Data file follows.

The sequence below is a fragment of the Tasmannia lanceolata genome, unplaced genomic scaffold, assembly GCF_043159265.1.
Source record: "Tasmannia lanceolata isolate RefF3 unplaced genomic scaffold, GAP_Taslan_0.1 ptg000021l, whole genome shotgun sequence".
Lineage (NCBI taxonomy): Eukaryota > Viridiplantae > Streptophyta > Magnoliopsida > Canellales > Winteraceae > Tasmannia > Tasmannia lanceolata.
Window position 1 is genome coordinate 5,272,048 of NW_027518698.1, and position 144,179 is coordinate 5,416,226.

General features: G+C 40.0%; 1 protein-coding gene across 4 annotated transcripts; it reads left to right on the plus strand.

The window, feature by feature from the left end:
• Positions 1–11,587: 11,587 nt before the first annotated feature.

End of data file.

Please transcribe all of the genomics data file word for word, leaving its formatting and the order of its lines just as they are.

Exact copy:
The sequence below is a fragment of the Tasmannia lanceolata genome, unplaced genomic scaffold, assembly GCF_043159265.1.
Source record: "Tasmannia lanceolata isolate RefF3 unplaced genomic scaffold, GAP_Taslan_0.1 ptg000021l, whole genome shotgun sequence".
Lineage (NCBI taxonomy): Eukaryota > Viridiplantae > Streptophyta > Magnoliopsida > Canellales > Winteraceae > Tasmannia > Tasmannia lanceolata.
Window position 1 is genome coordinate 5,272,048 of NW_027518698.1, and position 144,179 is coordinate 5,416,226.

General features: G+C 40.0%; 1 protein-coding gene across 4 annotated transcripts; it reads left to right on the plus strand.

The window, feature by feature from the left end:
• Positions 1–11,587: 11,587 nt before the first annotated feature.